Elton John was greeted by a standing ovation last night as the legendary singer took to the stage to discuss his memoir and his life in the spotlight.
The multiple Grammy-winning international singer-songwriter sat down with David Walliams in front of a packed house at the Hammersmith Apollo last night (19th November) to speak candidly about his rise to stardom, meeting songwriting partner Bernie Taupin, his marriage with David Furnish, fatherhood and getting sober.
Wearing a pale pink checked suit and matching specs, John, 72, was moved to tears as he opened up about his friendship with Freddie Mercury and the Queen singer's final days and later had the audience laughing out loud with tales of his exploits at Studio 54 in 1970s New York.
Explaining his reasons for publishing his memoir, Me (Pan Macmillan) which was written with Alexis Petrides, John said: "The film [Rocketman] coming out earlier in the year was very honest, it wasn't in the order of what happened, it wasn't necessarily true, but this is the truth. I needed to at this stage in my life write a book and it was really done for my children because when I'm dead and gone I want them to know what their daddy was like. They are not allowed to read it of course until they get to about 15 or 16."
David Walliams and Elton John (©David Bennett)
John revealed the book was originally going to be written by his friend and former international editor of Vanity Fair Ingrid Sischy.
"Ingrid Sischy, was a dear friend of mine for a long time, she had done a lot of research for the book but then unfortunately passed away from breast cancer and I sort of shelved the book. David said you should do the book for the kids because they have to know what happened in your life and you have to write your definitive story. So I thought, 'who is going to do this'," said John. "Alexis Petrides is a friend of mine who writes music critiques for the Guardian and also writes very funny blogs. He's got a great sense of humour and I needed someone with a great sense of humour to write about my life because some wonderful, funny things have happened to me. He caught my voice perfectly and we did a lot of interviews over a three year period and that's how it came to be. I think in its original form if Ingrid had done the book it would have been a lovely book, but it would have been far more analytical and it wouldn't have been so personal."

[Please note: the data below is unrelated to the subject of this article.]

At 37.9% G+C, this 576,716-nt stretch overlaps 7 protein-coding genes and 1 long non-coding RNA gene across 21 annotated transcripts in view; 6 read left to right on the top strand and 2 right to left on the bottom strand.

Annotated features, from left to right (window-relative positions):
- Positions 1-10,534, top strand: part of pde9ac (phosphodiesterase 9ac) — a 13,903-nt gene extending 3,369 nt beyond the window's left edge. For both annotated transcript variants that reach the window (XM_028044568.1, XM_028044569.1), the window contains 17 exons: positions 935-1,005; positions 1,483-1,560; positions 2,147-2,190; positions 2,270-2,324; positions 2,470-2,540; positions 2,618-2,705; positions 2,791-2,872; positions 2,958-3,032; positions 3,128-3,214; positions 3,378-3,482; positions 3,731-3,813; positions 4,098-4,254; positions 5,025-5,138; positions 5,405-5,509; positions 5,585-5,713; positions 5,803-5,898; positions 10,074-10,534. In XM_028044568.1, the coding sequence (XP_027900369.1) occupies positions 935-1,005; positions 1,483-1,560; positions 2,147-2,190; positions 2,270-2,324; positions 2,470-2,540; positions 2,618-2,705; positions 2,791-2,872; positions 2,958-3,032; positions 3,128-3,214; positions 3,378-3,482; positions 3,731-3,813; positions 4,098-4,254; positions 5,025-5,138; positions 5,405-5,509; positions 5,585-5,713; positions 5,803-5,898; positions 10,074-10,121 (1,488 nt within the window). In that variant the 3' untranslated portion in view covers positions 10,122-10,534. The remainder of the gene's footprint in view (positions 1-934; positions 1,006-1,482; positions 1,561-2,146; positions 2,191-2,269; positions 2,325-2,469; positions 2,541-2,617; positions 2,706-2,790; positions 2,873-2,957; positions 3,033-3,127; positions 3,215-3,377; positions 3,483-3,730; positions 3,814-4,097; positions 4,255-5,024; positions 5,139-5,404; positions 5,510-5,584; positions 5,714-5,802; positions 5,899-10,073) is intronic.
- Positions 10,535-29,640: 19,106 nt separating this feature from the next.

John also did not rule out a return to the stage, prompting cheers from the audience which included celebrities such as Lewis Hamilton, David Haye and Kiki Dee, as he prepares for his farewell tour to draw to a close in 2021. He suggested he would consider a short residency in London to perform some of his lesser known songs.
Interspersed with personal photos and clips of live performances, the evening drew to a close with John singing happy birthday to his husband Furnish after being prompted by Walliams. "That's incredibly cheesy, but then you do 'Britain's Got Talent' so I would expect nothing less," said John.
John's autobiography, Me, was released globally by Pan Macmillan and sister company Henry Holt in the US on 15th October, and has been backed by one of the biggest trade marketing campaigns the publisher has ever mounted. To date, John's memoir has sold 87,078 copies through TCM.
Later this week John's world exclusive interview with Graham Norton will air on the BBC and today (20th November) John will sign copies of his autobiography at Waterstones Piccadilly with tickets for the event selling out in less than 10 seconds. Ahead of the event at the Apollo, John appeared at a one-off event at the Royal Academy of Music in a Q&A with the Academy’s principal, Jonathan Freeman-Attwood and met scholarship students, who John has helped to fund.
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